Back to the point.  Investigator discovers that the family isn't in the school district.  Mom gets called up on falsifying records, court, hoosegow.  Sentence reduced from five years to 10 days, so there's some understanding on the court's part but now her nascent law career is completely shot down.  That felony conviction doesn't ever go away.  Disclose that on a job application and most places just stop talking to you: "Thanks for stopping by, we'll call you if anything opens up."  It never opens up.  She has a chance at finding a friendly law firm and making a career as a functionary, but no shot at a future as an attorney, not now.

All this for wanting her kids to have the best she could give them.

You could ask, why didn't the school say, "laudable goals, citizen!"  Tell her to take her kids back to their neighborhood and put all that effort to work in her own demesnes?  Why take it all the way to court and utterly ruin her future that way?  Where is the percentage there?

You'll pardon my harshness but all this does is make the school district look like serious jerks.  Yes, they're justified.  That doesn't make it just.  You're supposed to fight for your kids, you're supposed to demand the best of the school system.  To be trapped in a school system that's failing and have no opportunity to get out, to seek a better one, doesn't feel right.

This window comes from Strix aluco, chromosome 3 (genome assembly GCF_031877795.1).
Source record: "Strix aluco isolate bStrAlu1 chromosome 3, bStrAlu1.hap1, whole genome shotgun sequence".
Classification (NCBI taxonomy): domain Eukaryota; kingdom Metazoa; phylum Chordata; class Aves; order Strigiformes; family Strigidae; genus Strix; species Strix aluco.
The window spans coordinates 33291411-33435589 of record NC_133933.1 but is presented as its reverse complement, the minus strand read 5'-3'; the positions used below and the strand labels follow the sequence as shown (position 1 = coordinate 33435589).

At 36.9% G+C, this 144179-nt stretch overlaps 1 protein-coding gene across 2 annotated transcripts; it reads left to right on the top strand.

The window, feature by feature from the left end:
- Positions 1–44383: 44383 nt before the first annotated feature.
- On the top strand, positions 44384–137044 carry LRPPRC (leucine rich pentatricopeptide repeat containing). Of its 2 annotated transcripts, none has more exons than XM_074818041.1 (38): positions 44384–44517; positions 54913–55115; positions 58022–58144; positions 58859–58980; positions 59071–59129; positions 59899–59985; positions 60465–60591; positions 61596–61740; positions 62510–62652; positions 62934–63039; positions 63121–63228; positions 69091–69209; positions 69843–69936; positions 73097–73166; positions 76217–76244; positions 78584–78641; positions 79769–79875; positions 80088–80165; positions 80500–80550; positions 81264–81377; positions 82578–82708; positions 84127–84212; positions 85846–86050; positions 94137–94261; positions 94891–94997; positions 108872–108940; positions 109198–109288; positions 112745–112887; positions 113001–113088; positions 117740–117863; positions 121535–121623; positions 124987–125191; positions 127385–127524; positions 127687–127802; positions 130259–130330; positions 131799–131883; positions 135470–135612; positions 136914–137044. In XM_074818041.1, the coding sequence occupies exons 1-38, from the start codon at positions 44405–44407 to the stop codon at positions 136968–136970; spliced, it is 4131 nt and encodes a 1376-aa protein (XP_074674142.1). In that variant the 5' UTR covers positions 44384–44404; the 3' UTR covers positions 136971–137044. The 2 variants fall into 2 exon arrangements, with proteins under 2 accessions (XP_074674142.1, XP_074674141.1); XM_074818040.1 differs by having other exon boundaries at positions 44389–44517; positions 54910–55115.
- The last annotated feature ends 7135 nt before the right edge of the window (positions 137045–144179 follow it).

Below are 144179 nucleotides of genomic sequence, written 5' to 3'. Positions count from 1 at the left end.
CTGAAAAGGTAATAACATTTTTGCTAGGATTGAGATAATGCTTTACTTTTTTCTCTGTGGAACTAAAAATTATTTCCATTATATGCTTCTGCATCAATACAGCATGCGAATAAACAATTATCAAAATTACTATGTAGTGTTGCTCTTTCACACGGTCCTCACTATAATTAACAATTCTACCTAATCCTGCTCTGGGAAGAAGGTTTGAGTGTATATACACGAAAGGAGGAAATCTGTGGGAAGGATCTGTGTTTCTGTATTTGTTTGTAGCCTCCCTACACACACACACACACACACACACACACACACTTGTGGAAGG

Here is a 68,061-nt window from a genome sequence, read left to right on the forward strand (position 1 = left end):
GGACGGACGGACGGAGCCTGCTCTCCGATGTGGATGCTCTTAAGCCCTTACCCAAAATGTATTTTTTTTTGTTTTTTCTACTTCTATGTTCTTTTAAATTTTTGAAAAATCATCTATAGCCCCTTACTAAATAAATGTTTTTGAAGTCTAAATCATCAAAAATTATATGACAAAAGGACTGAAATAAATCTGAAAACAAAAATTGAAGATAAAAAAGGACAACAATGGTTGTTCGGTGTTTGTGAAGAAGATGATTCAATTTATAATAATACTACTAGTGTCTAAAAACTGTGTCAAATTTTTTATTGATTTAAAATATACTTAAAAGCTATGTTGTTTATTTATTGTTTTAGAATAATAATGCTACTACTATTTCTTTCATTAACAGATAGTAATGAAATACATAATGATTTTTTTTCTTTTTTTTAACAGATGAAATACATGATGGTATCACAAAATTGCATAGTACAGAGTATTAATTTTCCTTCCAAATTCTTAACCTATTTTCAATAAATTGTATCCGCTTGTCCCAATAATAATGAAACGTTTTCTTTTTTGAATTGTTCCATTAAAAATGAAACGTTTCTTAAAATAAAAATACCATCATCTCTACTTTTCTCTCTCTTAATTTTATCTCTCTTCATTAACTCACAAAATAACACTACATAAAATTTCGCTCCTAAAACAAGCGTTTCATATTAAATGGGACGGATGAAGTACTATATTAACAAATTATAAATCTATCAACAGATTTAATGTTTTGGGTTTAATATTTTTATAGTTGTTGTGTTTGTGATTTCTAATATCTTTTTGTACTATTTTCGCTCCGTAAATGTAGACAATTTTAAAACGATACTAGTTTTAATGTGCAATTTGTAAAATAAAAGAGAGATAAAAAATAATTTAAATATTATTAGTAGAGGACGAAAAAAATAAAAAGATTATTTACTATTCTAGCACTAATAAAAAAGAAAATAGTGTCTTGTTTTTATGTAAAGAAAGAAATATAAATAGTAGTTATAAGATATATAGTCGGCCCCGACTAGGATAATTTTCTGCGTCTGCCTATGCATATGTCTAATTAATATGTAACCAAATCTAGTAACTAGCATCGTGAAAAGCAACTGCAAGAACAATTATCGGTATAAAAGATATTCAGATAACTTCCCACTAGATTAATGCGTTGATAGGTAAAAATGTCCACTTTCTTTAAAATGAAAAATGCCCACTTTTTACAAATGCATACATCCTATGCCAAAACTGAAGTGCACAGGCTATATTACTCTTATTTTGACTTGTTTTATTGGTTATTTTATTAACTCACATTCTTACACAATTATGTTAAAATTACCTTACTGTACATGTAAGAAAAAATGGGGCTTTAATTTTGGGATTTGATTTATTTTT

I used to not know where I stood on things like school vouchers.  Now I do, and I'm firmly in favor of it.  I'm also firmly in favor of pouring more money and effort into education for the sake of the schools to prevent them being vouchered all the way to emptiness.  Let me explain why:

The voucher system is a harbinger of failure.  It's a parachute, an escape system.  You strap on the voucher system and bail out of the failing school.  Okay, your kids are out of the failing school: great.  Now what?  Now all those kids, whose educations are already hampered by experience in a below-average system, are pulling down the averages at other schools until those other schools' experience and skill can get the kids up to par.  Also great, but then - what about that first school?  The kids are gone, so no point keeping the teachers.  The teachers are gone, so no point keeping the school.

The voucher system cannot function as a permanent solution.  It's only a temporary spare you strap on until you get the school bus's regular wheels back on and functioning properly.  These things take money money money, and LESS TESTING.

You heard that right.  Demanding that teachers meet a test's criteria means they will teach their students how to pass the test.  Regular education gets punted to the sidelines while the tests get all the attention.  Should the test be part of a regular educational curriculum?  Well, that's not up to the school board anymore, is it?

It's better to teach the kids how to think, how to learn.  Instead, they're being given material that covers these idiotic standardized tests and nowhere near enough of how to be Americans, thinkers, learners and ultimately taxpayers.